Stratford Caldecott

On Shakespeare. 1630

by John Milton

What needs my Shakespeare for his honoured bones,
The labor of an age in pilèd stones,
Or that his hallowed relics should be hid   
Under a stary-pointing pyramid?
Dear son of Memory, great heir of fame, 
What need’st thou such weak witness of thy name?
Thou in our wonder and astonishment 
Hast built thyself a live-long monument. 
For whilst to th’ shame of slow-endeavouring art,   
Thy easy numbers flow, and that each heart   
Hath from the leaves of thy unvalued book 
Those Delphic lines with deep impression took,   
Then thou, our fancy of itself bereaving,   
Dost make us marble with too much conceiving; 
And so sepúlchred in such pomp dost lie,
That kings for such a tomb would wish to die.

Book List:

The Spiritual Meadow by John Moschos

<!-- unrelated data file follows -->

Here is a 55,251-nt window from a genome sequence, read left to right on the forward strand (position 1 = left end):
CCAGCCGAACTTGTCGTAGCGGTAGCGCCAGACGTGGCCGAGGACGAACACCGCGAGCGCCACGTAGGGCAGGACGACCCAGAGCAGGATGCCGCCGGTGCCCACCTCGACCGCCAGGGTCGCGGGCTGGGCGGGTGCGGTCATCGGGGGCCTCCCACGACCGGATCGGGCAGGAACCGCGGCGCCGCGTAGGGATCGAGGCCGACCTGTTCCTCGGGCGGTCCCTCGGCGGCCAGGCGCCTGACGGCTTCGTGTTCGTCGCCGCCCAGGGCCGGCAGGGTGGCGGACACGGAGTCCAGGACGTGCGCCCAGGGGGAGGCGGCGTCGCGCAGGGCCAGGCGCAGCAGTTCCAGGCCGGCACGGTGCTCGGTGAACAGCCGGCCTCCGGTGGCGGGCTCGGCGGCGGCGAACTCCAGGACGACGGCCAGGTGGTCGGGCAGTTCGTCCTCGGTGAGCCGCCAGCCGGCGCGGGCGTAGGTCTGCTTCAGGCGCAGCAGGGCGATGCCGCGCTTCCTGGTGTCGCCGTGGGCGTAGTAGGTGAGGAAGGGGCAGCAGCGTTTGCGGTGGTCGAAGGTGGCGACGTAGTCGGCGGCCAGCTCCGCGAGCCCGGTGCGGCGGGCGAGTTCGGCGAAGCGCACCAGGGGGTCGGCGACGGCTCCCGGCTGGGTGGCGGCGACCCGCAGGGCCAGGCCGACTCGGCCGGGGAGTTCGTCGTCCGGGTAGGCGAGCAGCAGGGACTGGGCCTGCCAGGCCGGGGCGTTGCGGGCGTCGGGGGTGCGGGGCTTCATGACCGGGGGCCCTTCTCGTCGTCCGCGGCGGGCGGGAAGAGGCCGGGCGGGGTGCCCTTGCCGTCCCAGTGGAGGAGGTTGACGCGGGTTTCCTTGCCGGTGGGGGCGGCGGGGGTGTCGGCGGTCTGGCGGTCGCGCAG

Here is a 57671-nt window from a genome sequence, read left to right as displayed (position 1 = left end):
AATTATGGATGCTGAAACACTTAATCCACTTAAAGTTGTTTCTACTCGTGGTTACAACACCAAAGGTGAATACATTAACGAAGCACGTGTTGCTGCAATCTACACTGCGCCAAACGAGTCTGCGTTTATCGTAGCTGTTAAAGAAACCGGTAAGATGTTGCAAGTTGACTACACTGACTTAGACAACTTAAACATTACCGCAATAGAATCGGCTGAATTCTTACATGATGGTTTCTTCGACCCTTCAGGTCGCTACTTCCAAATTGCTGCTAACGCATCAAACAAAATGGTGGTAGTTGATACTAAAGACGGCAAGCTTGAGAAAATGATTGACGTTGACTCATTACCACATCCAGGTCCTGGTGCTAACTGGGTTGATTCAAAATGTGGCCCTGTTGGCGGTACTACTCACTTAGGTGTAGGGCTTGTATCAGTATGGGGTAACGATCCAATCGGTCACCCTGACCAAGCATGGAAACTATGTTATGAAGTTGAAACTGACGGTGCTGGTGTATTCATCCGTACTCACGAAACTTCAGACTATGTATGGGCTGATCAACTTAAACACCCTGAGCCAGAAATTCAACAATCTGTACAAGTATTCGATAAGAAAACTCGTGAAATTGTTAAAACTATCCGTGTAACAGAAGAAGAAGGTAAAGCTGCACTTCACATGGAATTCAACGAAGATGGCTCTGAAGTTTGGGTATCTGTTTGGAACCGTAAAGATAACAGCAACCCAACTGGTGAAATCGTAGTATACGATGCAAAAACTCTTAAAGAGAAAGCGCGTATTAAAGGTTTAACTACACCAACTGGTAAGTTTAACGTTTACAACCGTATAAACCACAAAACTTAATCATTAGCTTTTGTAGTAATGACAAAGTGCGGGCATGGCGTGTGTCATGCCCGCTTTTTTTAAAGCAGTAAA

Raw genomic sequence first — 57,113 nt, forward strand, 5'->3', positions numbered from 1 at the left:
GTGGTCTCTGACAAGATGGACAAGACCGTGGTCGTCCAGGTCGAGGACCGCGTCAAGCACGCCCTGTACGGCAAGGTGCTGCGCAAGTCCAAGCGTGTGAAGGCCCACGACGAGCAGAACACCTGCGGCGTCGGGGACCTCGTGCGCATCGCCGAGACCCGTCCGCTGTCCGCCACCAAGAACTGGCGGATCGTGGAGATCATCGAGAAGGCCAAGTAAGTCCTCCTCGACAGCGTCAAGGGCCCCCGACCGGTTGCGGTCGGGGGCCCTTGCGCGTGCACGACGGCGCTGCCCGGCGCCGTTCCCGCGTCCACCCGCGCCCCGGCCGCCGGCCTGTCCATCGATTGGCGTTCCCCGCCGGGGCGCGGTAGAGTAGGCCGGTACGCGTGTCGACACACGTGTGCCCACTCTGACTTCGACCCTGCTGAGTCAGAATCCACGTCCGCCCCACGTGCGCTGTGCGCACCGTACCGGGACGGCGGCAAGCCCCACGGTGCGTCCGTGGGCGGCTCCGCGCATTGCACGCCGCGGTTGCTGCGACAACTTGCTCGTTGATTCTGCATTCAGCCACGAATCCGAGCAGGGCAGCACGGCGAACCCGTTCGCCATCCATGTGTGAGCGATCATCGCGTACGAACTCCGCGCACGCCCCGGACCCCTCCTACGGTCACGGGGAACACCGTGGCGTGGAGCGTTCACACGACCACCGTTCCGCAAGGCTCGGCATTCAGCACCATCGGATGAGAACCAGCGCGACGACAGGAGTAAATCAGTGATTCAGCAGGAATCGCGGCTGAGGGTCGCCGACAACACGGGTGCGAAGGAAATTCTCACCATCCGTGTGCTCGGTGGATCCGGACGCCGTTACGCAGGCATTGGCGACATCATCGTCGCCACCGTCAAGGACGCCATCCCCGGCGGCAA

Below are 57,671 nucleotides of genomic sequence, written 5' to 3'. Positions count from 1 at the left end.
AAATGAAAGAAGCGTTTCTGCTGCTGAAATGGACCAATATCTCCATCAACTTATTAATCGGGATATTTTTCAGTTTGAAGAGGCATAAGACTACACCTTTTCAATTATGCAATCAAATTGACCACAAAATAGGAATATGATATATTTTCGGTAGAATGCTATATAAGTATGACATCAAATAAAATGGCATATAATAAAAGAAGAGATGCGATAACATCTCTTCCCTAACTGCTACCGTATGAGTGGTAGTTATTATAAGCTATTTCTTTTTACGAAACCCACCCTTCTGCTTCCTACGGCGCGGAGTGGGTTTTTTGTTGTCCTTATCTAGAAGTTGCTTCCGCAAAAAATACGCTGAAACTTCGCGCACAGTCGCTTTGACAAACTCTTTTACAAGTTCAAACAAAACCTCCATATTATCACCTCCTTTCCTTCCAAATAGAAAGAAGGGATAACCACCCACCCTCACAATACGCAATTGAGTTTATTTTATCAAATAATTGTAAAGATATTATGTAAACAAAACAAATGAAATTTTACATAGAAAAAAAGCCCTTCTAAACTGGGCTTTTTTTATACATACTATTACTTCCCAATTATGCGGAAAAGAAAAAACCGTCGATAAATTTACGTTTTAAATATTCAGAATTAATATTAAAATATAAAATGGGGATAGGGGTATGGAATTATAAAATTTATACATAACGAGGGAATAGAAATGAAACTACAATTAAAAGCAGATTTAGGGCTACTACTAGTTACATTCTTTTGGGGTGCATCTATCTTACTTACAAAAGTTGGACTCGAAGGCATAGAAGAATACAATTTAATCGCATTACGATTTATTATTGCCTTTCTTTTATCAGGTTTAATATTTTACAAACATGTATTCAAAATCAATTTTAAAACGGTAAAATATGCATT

The Man Born to Be King by Dorothy Sayers

Beauty in the Word by Stratford Caldecott

The Tale of Squirrel Nutkin by Beatrix Potter

My Side of the Mountain by Jean Craighead George

Papillon by Henri Charriere

Sailing Alone Around the World by Joshua Slocum

Two Years Before the Mast by Richard Henry Dana

Paul Thoreaux

Sailing the Inside Passage by Robb Keystone

The Travels of Sir John Mandeville by John Mandeville

The Discarded Image by C. S. Lewis

Voyage of the Dawn Treader by C. S. Lewis

The Name of the Rose by Umberto Ecco

The Land of Darkness by Ibn Fadlan

The Travels of Ibn Battuta by Ibn Battuta

Monologium by St. Anselm

Cur Deus Homo by St. Anselm

The Aeneid by Virgil

The Iliad by Homer, trans. by Alexander Pope

Pacific and Other Stories by Mark Helprin

Ray Bradbury

The Novels of Charles Williams

G. K. Chesterton

Alexander Pope

Fyodor Dostoyevsky

Leo Tolstoy

Anton Chekhov

Aleksander Solzhenitsyn

The Abolition of Man by C. S. Lewis

P. G. Wodehouse

Edward Gibbon

Philip Schaff

Taliessin through Logres, The Region of the Summer Stars by Charles Williams

Isaac Asimov

Theodore Sturgeon